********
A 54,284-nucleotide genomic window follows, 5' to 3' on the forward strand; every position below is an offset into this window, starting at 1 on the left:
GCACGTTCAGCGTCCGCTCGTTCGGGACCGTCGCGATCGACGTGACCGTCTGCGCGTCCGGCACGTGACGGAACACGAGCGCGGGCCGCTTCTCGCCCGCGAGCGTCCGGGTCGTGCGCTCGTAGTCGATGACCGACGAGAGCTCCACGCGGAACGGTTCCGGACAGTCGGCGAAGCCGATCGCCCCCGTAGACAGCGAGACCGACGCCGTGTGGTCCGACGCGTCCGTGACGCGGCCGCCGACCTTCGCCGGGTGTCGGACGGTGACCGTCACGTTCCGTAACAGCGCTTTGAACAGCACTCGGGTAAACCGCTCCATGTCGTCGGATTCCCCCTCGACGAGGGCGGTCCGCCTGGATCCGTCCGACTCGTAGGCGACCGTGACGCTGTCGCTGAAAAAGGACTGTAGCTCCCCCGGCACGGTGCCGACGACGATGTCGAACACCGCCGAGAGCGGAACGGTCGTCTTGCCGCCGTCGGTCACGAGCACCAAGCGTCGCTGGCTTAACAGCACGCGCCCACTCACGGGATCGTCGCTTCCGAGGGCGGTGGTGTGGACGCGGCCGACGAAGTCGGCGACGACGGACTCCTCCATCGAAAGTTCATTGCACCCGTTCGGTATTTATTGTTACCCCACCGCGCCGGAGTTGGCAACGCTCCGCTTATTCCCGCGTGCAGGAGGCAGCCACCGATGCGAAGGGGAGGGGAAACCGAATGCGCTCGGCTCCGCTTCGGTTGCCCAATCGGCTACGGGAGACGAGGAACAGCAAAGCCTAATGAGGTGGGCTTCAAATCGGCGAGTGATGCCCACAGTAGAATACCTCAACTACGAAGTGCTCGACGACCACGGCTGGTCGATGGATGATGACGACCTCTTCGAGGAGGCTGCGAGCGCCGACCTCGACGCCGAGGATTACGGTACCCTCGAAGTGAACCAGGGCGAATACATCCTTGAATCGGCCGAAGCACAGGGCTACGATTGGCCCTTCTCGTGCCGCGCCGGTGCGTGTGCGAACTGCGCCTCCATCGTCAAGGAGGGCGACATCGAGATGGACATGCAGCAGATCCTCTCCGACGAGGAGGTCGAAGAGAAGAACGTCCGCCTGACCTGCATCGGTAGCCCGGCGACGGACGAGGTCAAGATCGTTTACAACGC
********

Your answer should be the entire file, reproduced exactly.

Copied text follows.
A 54,284-nucleotide genomic window follows, 5' to 3' on the forward strand; every position below is an offset into this window, starting at 1 on the left:
GCACGTTCAGCGTCCGCTCGTTCGGGACCGTCGCGATCGACGTGACCGTCTGCGCGTCCGGCACGTGACGGAACACGAGCGCGGGCCGCTTCTCGCCCGCGAGCGTCCGGGTCGTGCGCTCGTAGTCGATGACCGACGAGAGCTCCACGCGGAACGGTTCCGGACAGTCGGCGAAGCCGATCGCCCCCGTAGACAGCGAGACCGACGCCGTGTGGTCCGACGCGTCCGTGACGCGGCCGCCGACCTTCGCCGGGTGTCGGACGGTGACCGTCACGTTCCGTAACAGCGCTTTGAACAGCACTCGGGTAAACCGCTCCATGTCGTCGGATTCCCCCTCGACGAGGGCGGTCCGCCTGGATCCGTCCGACTCGTAGGCGACCGTGACGCTGTCGCTGAAAAAGGACTGTAGCTCCCCCGGCACGGTGCCGACGACGATGTCGAACACCGCCGAGAGCGGAACGGTCGTCTTGCCGCCGTCGGTCACGAGCACCAAGCGTCGCTGGCTTAACAGCACGCGCCCACTCACGGGATCGTCGCTTCCGAGGGCGGTGGTGTGGACGCGGCCGACGAAGTCGGCGACGACGGACTCCTCCATCGAAAGTTCATTGCACCCGTTCGGTATTTATTGTTACCCCACCGCGCCGGAGTTGGCAACGCTCCGCTTATTCCCGCGTGCAGGAGGCAGCCACCGATGCGAAGGGGAGGGGAAACCGAATGCGCTCGGCTCCGCTTCGGTTGCCCAATCGGCTACGGGAGACGAGGAACAGCAAAGCCTAATGAGGTGGGCTTCAAATCGGCGAGTGATGCCCACAGTAGAATACCTCAACTACGAAGTGCTCGACGACCACGGCTGGTCGATGGATGATGACGACCTCTTCGAGGAGGCTGCGAGCGCCGACCTCGACGCCGAGGATTACGGTACCCTCGAAGTGAACCAGGGCGAATACATCCTTGAATCGGCCGAAGCACAGGGCTACGATTGGCCCTTCTCGTGCCGCGCCGGTGCGTGTGCGAACTGCGCCTCCATCGTCAAGGAGGGCGACATCGAGATGGACATGCAGCAGATCCTCTCCGACGAGGAGGTCGAAGAGAAGAACGTCCGCCTGACCTGCATCGGTAGCCCGGCGACGGACGAGGTCAAGATCGTTTACAACGC